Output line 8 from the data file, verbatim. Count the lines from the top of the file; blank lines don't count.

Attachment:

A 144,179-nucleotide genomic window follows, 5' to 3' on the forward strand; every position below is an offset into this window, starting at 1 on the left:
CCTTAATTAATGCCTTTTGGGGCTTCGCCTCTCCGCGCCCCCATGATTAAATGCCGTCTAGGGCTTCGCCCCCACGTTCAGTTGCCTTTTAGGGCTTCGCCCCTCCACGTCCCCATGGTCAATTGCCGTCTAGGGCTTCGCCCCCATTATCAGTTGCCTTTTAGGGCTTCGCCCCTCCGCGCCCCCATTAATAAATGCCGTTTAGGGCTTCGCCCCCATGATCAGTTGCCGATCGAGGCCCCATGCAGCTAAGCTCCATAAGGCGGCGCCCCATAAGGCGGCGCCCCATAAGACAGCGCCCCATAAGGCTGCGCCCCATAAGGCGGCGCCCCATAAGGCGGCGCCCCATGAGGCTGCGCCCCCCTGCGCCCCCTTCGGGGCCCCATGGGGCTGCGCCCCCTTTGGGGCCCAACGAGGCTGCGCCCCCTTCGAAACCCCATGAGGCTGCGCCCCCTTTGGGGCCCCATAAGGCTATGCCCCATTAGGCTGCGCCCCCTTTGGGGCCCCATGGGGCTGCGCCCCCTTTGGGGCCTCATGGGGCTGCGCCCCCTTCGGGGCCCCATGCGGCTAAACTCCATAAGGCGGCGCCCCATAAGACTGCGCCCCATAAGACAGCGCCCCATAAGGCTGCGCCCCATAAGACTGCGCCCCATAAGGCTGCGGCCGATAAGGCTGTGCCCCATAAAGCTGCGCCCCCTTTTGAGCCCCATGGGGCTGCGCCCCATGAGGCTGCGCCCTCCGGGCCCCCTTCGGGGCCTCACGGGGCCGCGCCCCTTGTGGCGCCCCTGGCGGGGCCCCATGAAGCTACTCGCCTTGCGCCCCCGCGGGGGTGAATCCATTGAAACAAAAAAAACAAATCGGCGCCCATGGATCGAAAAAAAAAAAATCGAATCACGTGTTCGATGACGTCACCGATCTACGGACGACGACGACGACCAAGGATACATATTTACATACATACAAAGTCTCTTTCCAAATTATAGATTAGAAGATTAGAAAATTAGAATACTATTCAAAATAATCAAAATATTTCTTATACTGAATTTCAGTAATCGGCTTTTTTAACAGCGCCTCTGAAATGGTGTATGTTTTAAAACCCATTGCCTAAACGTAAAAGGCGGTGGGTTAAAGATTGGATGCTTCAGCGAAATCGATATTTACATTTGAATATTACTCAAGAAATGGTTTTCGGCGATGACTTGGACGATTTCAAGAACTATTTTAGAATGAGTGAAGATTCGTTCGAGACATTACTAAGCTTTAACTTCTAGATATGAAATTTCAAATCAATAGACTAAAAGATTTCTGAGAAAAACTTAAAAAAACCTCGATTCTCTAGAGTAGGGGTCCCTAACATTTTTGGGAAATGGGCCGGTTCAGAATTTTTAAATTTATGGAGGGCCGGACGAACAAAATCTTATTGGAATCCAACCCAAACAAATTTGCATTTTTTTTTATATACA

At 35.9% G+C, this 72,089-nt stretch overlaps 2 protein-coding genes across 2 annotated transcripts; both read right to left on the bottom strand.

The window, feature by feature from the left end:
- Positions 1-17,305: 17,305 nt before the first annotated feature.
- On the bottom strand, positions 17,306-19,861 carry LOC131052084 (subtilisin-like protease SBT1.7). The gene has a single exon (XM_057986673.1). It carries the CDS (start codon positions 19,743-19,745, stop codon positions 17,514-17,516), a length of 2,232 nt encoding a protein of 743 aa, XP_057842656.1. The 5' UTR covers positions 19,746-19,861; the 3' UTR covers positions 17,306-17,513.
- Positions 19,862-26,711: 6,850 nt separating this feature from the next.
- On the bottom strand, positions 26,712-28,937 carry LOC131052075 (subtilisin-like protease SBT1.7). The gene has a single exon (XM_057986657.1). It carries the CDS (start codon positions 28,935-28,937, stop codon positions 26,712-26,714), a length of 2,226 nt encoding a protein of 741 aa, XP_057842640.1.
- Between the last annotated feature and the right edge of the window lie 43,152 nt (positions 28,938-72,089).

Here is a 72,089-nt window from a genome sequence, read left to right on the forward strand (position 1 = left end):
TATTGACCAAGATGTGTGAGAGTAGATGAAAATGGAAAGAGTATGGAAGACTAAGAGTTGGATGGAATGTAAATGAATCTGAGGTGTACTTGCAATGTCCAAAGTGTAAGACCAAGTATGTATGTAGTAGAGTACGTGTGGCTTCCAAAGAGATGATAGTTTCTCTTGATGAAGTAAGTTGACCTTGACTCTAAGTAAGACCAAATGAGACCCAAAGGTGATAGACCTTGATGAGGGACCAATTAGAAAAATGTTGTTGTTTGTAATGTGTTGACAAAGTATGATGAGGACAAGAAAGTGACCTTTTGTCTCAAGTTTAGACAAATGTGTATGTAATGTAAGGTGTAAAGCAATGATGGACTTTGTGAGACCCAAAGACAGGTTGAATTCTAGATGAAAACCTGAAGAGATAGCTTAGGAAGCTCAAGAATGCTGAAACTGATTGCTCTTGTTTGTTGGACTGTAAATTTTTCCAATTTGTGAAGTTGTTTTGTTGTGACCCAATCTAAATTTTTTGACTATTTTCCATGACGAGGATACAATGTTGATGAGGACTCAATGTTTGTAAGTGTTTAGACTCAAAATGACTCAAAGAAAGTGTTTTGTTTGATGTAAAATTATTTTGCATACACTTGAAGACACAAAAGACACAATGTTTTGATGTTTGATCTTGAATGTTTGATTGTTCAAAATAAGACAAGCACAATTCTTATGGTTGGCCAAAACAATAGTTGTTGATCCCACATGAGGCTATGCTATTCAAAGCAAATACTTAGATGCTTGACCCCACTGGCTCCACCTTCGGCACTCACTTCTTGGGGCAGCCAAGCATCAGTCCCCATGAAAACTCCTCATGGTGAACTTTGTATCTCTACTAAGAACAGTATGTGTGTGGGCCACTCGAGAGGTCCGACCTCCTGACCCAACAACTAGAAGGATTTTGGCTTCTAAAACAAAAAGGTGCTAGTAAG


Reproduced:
- On the bottom strand, positions 26,712-28,937 carry LOC131052075 (subtilisin-like protease SBT1.7). The gene has a single exon (XM_057986657.1). It carries the CDS (start codon positions 28,935-28,937, stop codon positions 26,712-26,714), a length of 2,226 nt encoding a protein of 741 aa, XP_057842640.1.